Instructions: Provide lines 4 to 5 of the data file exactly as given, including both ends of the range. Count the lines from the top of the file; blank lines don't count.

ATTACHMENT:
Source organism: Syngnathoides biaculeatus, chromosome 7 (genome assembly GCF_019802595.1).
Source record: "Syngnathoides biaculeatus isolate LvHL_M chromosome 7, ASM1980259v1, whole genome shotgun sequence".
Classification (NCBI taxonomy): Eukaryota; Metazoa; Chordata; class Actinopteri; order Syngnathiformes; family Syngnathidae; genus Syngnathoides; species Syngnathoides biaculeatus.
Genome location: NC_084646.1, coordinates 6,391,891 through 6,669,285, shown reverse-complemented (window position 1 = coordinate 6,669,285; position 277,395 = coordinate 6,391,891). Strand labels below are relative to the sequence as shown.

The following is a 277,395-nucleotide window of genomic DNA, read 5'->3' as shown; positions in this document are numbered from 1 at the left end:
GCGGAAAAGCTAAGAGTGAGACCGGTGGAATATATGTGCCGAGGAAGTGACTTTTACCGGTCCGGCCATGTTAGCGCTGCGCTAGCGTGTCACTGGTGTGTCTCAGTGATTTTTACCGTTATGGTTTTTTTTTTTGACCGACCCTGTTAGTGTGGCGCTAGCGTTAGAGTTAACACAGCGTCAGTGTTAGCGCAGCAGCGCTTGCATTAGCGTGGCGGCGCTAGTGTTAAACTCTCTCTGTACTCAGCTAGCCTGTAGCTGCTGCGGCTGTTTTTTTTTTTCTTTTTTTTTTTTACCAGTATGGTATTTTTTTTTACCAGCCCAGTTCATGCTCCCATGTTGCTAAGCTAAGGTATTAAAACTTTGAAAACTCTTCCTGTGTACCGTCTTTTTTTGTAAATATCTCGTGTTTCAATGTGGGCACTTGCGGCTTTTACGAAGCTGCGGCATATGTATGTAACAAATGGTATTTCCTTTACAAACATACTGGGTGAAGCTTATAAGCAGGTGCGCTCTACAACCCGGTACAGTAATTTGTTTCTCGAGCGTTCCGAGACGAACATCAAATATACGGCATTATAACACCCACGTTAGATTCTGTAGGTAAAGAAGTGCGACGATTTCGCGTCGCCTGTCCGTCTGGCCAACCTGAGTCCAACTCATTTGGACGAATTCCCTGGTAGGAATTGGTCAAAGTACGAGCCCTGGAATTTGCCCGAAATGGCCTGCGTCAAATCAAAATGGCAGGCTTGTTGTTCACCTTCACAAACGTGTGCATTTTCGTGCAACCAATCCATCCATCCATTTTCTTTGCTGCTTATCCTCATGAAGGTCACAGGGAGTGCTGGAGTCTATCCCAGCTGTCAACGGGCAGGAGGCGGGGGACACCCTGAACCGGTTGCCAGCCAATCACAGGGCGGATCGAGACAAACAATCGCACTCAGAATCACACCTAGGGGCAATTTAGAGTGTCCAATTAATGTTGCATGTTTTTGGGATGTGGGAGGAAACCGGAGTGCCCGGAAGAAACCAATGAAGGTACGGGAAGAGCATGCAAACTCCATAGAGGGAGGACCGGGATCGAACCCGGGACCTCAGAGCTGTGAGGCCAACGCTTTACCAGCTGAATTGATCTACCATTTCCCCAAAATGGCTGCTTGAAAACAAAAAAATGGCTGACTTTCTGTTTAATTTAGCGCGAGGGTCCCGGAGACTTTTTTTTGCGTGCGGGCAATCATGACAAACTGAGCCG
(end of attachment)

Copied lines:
Genome location: NC_084646.1, coordinates 6,391,891 through 6,669,285, shown reverse-complemented (window position 1 = coordinate 6,669,285; position 277,395 = coordinate 6,391,891). Strand labels below are relative to the sequence as shown.

The following is a 277,395-nucleotide window of genomic DNA, read 5'->3' as shown; positions in this document are numbered from 1 at the left end: